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A 'mini' screen
The LG G3 S has a 5-inch screen, a good 0.5 inches smaller than the LG G3. That's enough to mark it as an LG G3 Mini under another name.
Like other higher-end LG phones, it uses an IPS LCD screen. However, it's a 720p display rather than the 1080p kind you get in the LG G2 and G3.
Much like the Moto G 2014, the difference is noticeable in a screen of this size, and in this particular display I was slightly disappointed by quite how apparent the pixel structure is. It's a way off what you get in the G2 or the supremely pixel-rich G3.
The most annoying – really unforgivable – part of the LG G3 S display is that it does not have an auto-brightness setting. I find this hard enough to stomach in £80 phones, let alone £240 ones. This means whenever you have to manually adjust the brightness to your liking.
It makes a real dent in how easy the phone is to use day-to-day, and leaving it out of a £200-plus phone is frankly ridiculous. Especially when LG has included a much less important IR transmitter in the LG G3 S. In short: what was it thinking?
Other aspects of the screen are rather better. Colour saturation is perfectly fine, with accurate-enough colours offering a fairly natural tone. While black level is just the norm for an LCD - not perfect, not by a long shot - it only becomes noticeable in darkened rooms.
There was a little bit of backlight bleed in my review sample, but this is likely to vary between specific instances of this phone.
As this is an IPS screen, viewing angles are predictably good, if with shifting of colour temperature and reduced contrast depending on the angle.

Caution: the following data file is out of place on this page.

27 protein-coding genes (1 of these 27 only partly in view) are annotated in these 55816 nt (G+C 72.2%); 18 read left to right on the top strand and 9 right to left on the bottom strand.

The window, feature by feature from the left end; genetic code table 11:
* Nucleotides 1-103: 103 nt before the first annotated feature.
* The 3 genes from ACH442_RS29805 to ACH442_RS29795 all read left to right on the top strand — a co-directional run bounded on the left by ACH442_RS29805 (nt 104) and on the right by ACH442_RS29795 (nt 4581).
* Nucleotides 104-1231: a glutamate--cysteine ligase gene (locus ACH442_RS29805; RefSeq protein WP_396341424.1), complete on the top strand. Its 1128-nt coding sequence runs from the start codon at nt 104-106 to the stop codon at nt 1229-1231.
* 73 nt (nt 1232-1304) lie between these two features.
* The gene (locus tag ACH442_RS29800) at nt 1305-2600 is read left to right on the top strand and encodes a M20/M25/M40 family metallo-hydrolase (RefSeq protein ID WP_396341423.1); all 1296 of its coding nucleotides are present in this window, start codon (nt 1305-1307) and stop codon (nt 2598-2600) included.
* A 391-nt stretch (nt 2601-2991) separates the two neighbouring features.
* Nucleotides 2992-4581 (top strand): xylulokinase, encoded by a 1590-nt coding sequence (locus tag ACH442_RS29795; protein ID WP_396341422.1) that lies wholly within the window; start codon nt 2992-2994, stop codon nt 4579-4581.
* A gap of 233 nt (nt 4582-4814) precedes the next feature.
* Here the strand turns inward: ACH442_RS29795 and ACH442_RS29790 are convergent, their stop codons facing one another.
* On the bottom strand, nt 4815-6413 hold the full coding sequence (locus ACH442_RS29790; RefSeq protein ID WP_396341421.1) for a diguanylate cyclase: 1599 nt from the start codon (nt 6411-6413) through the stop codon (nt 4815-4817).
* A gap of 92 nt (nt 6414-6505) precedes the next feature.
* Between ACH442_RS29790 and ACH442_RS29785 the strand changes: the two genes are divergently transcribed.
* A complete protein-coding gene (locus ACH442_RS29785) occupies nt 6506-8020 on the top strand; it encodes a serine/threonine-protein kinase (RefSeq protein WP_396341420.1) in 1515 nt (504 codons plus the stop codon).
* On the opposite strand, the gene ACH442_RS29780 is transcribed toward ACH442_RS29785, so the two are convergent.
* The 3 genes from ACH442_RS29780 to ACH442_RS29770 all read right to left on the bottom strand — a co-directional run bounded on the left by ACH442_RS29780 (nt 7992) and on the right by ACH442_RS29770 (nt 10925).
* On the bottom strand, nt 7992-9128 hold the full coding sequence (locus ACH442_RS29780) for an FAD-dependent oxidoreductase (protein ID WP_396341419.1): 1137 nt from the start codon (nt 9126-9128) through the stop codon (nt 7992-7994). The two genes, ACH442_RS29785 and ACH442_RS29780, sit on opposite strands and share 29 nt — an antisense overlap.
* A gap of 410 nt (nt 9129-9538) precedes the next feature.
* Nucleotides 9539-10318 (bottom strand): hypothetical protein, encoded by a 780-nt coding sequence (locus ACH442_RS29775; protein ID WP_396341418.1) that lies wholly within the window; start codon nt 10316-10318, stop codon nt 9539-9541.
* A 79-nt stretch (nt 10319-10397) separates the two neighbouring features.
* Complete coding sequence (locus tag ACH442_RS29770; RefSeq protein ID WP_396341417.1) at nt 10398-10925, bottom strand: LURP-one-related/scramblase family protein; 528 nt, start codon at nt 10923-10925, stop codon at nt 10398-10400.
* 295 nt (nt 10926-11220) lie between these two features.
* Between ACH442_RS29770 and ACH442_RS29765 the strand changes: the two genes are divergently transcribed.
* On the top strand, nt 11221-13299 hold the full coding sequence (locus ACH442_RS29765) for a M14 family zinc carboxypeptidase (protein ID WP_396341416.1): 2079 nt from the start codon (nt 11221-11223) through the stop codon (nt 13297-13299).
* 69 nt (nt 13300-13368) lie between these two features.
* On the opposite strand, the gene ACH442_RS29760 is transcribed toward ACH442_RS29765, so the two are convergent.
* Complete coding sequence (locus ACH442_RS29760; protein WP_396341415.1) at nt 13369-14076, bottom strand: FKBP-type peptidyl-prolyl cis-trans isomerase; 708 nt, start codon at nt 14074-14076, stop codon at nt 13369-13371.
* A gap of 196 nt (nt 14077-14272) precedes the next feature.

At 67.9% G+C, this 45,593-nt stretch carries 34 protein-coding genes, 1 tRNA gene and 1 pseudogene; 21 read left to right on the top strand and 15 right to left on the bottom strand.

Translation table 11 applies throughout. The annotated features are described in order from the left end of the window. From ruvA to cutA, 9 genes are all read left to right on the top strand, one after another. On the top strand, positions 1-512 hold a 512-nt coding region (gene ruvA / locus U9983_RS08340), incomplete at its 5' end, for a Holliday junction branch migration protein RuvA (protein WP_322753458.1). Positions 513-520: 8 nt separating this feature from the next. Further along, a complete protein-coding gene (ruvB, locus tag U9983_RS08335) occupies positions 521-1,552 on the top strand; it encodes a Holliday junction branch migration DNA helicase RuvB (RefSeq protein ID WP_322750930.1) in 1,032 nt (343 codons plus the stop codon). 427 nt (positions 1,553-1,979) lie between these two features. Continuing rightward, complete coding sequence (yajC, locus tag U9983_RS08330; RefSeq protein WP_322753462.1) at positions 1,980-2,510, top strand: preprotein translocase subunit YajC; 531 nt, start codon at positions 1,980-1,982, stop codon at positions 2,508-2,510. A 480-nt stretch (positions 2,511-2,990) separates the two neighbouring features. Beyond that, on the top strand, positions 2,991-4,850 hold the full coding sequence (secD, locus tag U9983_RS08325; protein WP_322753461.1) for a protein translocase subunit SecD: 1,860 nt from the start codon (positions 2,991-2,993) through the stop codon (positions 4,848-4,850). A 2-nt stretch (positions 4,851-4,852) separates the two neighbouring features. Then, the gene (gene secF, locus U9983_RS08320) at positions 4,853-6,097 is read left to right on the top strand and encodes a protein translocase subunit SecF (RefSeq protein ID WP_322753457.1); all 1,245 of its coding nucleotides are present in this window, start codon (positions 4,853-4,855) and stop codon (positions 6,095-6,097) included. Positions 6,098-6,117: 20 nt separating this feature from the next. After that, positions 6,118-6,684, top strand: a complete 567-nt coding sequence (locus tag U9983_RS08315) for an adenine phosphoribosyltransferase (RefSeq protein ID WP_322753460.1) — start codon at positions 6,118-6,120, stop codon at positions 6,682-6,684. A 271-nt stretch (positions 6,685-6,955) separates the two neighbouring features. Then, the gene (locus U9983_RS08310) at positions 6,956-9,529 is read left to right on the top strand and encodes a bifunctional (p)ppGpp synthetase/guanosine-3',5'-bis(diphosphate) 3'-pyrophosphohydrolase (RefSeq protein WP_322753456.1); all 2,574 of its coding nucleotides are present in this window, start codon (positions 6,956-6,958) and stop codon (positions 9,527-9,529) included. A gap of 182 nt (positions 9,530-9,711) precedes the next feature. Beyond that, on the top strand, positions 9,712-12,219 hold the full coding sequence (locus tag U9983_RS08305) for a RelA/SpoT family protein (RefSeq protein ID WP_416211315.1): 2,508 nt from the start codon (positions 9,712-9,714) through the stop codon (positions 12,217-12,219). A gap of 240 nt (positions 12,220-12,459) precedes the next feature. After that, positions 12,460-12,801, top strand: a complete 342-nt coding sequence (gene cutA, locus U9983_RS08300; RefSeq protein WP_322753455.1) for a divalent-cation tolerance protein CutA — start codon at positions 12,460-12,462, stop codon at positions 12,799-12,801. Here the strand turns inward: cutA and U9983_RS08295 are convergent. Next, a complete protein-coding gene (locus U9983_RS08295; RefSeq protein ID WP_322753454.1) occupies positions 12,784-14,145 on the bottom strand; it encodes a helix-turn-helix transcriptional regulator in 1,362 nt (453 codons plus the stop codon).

Light weight frills
The LG G3 S shows some quite strange decisions in the features it does and doesn't offer. The most obvious is one this review has already discussed – there's an IR transmitter but no ambient light sensor.
I had wondered whether this was merely a software bug, but trying a third-party brightness manager, I was told it couldn't find the LG G3 S's light sensor. It really isn't there, apparently.
As with other low-end LG tablets and phones, light weight frills can at times seem to be given priority over the basics.
The 8GB storage looks very stingy at the price, and the processor is one used in several cheaper phones. It's the Snapdragon 400, a 1.2GHz quad-core chip seen in the Moto G 2014 and 2013 – phones that are £100 cheaper while nearly matching the LG G3 S spec-for-spec.
While the LG G3 S has enough power and storage to feel largely non-compromised in daily use, the many little cuts become an issue when you lay them against the price.
In place of truly top-notch value the LG G3 S offers a few extras you don't generally see in phones that try to offer as much phone for as little cash as possible. Some are in the hardware, others in the software. Let's start with one already mentioned: the IR transmitter.
This is the little black spot seen next to the LG G3 S's noise cancellation mic. It fires out signals of the same type as your TV's remote control, letting the phone take on the role of multiple remotes. There's an app to let you set this up pre-installed, too, called QuickRemote.
More importantly, the LG G3 S offers 4G mobile internet and it covers all the bands popular in the UK – 800MHz, 1800MHz and 2600MHz. LG is also producing a number of different variants across the globe to cater for other markets.
The key benefit of 4G is pretty obvious: it's faster than 3G, but can also get you better signal due to the way it's dispersed from signal towers.
Actual 4G speeds you'll get depend largely on your carrier rather than the phone, but if you're yet to make the leap, you can expect fewer buffering screens on Netflix, faster web page loads and all-round swifter downloads with the LG G3 S.
The golden rule at present, though, is to make sure you actually get the data allowance to make the most of it.
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Andrew is a freelance journalist and has been writing and editing for some of the UK's top tech and lifestyle publications including TrustedReviews, Stuff, T3, TechRadar, Lifehacker and others.